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Trading Contracts For Difference (CFDs)

Discussion in 'Shares' started by C3PO, 17th Nov, 2008.

  1. C3PO

    C3PO Well-Known Member

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    Here is an interesting article from The Australian which highlights the risks associated with Contracts For Difference (CFDs). Sorry if it has been posted elsewhere.

    David Trew leaves CMC Markets after overhaul | The Australian

    Would be interested to hear about anyone's experiences.

    If anyone out there is trading CFDs, hope you are being very careful!
     
  2. AsxBroker

    AsxBroker Well-Known Member

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    Hi C3PO,

    I've never traded CFDs personally. Warrants and options are exciting enough for me. Whenever people mention CFDs I try and run for the hills. CFDs let you put down a couple of percent for 100% exposure, which means your massively leveraged. Even in margin lending you have to put down more collateral (usually 25%) have a read of CRCs recent posts and what he thinks about leveraging for margin lending...With CFDs there is even more risk due to having a higher rate of leverage.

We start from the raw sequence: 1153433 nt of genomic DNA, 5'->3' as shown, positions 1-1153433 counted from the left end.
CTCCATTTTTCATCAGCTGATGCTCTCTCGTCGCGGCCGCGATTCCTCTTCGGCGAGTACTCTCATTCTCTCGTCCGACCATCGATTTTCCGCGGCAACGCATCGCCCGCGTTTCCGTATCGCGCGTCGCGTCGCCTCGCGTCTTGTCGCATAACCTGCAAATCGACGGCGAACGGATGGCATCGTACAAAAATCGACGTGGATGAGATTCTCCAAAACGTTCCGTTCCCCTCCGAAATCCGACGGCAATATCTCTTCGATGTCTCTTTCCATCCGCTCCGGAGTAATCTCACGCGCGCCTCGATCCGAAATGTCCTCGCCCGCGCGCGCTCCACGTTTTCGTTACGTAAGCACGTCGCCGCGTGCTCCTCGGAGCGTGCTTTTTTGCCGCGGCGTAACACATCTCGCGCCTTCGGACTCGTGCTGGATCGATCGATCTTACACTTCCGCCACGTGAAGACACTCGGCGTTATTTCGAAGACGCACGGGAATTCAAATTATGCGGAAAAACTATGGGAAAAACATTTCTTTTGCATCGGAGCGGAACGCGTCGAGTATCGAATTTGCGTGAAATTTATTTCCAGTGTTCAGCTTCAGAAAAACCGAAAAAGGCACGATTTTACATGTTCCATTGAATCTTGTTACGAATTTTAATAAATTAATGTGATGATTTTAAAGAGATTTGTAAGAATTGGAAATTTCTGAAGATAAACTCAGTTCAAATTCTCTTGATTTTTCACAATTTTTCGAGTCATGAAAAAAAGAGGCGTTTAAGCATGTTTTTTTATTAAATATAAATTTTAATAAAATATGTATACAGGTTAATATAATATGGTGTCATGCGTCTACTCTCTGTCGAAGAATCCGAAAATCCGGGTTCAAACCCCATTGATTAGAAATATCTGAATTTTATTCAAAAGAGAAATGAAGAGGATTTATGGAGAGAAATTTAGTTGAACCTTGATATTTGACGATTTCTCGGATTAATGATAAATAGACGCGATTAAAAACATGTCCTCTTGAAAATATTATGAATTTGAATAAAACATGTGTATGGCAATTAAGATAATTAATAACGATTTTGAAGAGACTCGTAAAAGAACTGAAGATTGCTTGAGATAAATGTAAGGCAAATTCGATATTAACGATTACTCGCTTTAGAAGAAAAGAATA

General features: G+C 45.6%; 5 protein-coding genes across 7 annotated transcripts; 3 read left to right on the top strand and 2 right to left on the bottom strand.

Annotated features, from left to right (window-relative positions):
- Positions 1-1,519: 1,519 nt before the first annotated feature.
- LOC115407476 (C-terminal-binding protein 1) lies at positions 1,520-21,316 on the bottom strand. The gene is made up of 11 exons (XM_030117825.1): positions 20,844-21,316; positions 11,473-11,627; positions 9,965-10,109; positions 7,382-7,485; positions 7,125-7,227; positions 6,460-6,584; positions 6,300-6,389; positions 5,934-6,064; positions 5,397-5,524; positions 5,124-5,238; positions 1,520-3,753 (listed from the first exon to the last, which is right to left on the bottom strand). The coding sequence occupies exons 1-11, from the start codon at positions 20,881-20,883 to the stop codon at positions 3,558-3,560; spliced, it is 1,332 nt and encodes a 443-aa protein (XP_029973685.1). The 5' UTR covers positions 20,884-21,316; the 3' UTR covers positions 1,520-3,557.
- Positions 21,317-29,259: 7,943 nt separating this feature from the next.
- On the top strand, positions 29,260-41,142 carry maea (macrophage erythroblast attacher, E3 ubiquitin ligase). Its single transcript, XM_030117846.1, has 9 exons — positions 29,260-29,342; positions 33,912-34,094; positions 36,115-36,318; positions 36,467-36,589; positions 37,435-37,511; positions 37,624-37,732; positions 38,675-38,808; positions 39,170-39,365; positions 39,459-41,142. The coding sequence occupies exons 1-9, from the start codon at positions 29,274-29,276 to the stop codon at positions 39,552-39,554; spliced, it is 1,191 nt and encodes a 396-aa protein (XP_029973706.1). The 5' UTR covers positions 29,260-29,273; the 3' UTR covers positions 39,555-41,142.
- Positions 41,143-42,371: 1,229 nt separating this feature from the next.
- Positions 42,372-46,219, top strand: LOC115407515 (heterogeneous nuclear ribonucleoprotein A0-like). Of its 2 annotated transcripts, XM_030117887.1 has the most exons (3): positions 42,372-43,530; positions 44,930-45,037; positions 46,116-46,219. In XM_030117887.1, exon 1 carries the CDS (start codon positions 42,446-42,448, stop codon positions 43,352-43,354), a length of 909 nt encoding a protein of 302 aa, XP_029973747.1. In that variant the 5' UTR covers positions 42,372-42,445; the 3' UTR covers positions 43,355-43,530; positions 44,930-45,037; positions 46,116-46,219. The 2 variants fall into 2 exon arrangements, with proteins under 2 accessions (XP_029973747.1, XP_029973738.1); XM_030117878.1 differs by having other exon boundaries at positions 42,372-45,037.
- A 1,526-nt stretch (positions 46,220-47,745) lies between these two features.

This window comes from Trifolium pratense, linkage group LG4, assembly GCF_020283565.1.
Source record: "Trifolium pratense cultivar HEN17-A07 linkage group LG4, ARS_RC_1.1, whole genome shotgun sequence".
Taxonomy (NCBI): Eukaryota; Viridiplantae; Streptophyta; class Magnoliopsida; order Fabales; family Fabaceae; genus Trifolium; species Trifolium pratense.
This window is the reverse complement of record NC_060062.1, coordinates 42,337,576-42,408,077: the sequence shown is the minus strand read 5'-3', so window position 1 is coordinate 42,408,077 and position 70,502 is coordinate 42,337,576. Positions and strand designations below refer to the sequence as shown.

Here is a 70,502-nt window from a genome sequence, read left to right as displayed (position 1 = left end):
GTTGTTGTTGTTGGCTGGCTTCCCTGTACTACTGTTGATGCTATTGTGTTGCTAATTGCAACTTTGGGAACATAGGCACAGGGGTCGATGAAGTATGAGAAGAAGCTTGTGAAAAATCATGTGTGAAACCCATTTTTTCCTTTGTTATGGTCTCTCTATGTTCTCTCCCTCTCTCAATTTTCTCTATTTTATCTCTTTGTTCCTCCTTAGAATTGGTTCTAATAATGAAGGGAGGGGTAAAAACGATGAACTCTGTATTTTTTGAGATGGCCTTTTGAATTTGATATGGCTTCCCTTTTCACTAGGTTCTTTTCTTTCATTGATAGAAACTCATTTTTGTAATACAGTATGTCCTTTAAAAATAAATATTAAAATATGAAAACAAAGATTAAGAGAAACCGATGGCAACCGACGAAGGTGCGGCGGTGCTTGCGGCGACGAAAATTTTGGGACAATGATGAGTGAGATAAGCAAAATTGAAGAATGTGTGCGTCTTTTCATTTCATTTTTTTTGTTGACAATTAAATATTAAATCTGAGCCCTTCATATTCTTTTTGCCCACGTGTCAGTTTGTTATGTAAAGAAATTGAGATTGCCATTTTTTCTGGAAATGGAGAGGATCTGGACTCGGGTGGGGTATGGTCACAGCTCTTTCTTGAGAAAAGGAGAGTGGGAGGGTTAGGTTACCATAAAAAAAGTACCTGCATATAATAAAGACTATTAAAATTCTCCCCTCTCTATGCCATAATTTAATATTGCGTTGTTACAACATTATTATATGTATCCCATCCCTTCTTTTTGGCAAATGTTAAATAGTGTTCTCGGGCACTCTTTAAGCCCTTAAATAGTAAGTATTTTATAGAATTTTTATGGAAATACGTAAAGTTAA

As CFDs are so risky, it is common to hear them likened to gambling as opposed to investing.

    Cheers,

    Dan

    PS This is general information. Before making an investment decision speak to your FPA registered Financial Planner.
     
  3. crc_error

    crc_error The Rule of 72

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    If you are going down that path, I would say options are a better choice, as your loss is limited to the price of the option.